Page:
September 23, 2021
With many riders unable to race during 2020, everyone's bike magically became one year older, and "upgradeitis" strikes us all from time to time. Cyclocross is very inclusive, and not having the best bike should NEVER stop you from giving the sport a try. Bring whatever bike you have! Once your skills and fitness begin to grow, however, you'll want the right equipment, and there's something to be said for the confidence that can come from riding a modern, lightweight, high-performance cyclocross bike.
Today's cyclocross bikes are faster than ever, with technologies like carbon fiber frames, electronic shifting, and even built-in "micro-suspension" to take the edge off bumps and improve rider control. With that in mind, let's take a look at some of the high-end options available in 2021 for serious cyclocross racers:
You'll find Ridley cyclcross bikes underneath riders like Eli Iserbyt and Denise Betsema from the Pauwels Sauzen–Bingoal team. Their top-end race machine is the X-Night SL, highlighted by "F-Steerer" technology which hides all the cabling inside the head tube - very sleek.
No suspension gimmicks or excess, just a pure race bike proven at the highest levels of European cyclocross. Ridley bikes are known for having high bottom brackets (more crank and pedal clearance when riding deep ruts) which is different than some "American-style" bikes that have lower BBs - those deep ruts are less common. Lower bottom brackets mean that the saddle can be lower to achieve the same leg extension. Neither is right or wrong, just different - something to consider.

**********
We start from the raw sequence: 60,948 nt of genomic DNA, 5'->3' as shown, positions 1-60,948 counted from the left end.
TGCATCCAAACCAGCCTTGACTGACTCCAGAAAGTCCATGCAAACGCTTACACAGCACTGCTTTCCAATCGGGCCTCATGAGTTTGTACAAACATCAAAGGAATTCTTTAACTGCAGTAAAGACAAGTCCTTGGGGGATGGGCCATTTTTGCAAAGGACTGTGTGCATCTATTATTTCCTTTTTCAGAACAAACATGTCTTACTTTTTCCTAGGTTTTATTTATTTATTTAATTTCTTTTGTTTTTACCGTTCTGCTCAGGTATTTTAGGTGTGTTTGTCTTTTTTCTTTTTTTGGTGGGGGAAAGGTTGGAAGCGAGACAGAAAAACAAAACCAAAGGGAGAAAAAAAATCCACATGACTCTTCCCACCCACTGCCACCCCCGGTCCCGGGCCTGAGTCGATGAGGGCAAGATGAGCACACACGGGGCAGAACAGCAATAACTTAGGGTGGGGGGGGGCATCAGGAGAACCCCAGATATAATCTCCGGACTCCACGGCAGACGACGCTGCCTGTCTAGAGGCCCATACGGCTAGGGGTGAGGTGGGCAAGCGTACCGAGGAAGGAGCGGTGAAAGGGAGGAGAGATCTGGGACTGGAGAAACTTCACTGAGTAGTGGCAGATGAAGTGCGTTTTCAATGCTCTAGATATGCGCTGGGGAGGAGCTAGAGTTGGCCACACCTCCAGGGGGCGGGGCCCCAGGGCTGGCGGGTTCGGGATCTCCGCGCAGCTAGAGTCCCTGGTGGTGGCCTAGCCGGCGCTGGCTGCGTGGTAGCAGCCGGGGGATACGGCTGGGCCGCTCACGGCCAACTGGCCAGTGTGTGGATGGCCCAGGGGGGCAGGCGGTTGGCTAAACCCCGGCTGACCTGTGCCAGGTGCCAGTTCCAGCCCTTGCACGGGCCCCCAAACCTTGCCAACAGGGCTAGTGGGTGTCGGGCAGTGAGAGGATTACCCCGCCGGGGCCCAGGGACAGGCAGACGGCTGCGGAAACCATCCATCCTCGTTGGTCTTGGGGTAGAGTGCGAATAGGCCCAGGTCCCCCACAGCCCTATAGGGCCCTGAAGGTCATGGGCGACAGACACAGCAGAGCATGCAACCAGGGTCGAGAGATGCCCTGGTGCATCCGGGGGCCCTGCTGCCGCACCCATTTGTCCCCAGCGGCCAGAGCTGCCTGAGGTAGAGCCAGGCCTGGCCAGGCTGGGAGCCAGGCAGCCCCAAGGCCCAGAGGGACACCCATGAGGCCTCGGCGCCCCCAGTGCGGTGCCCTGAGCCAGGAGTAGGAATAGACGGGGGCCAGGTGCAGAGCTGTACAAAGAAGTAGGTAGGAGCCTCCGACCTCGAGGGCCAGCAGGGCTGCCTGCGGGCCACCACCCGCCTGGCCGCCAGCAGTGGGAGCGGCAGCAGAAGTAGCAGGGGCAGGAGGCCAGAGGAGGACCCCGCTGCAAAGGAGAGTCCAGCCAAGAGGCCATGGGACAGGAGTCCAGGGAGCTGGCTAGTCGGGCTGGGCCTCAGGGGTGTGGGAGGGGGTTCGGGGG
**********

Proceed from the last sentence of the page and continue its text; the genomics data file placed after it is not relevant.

The Boone is Trek's top-end cyclocross race model pictured at the top of this article. As ridden by the Trek Baloise Lions team, (including World Champion Lucinda Brand, Toon Aerts, and Lars van der Haar) the unique feature of the Boone is Trek's IsoSpeed decoupler.
IsoSpeed is really unlike anything else found on competitor bikes. In the frame, this technology attempts to decouple the seat tube from the top tube (which would normally be a fixed in place weld or bond) allowing the seat tube to flex with the forces of the road.
There's also a front IsoSpeed, which works in similar fashion, allowing the steerer tube to flex, absorbing bumps without moving laterally. Does it work? It certainly doesn't hurt, having been ridden to the recent cyclocross world championship by Lucinda Brand and developed with input from some guy named Sven Nys.
If the Boone is too rich for your lifestyle, check out the Crockett cyclocross bike, which has also been recently updated by Trek. You get an aluminum frame instead of carbon, but it's still totally race-worthy, and keeps some of the key features of the Boone, including really slick and clean cable routing plus a chain keeper.
Specialized's race-ready cyclocross family is the Crux. YMMV, but the Crux might be the #1 model that I see at my local races (Southern California) thanks to the strong retail presence Specialized has in this area.
The big "S" has some technology - FutureShock - along the lines of Trek's IsoSpeed, but it's thus far reserved for the Diverge "gravel" bike, and hasn't reached the Crux line of cyclocross bikes yet. Crux complete bikes sell for about $3,000 - $8,000, depending on the level of components selected, or you can splash out for the "S-Works" version, a $5000 frame-only option highlighted by some pretty wild paint.
Maghalie Rochette, 3x Pan-American champion, is one of the pro riders you'll see on board the Crux, as well as Stephen Hyde, as part of the new racing arm of the Steve Tilford Foundation.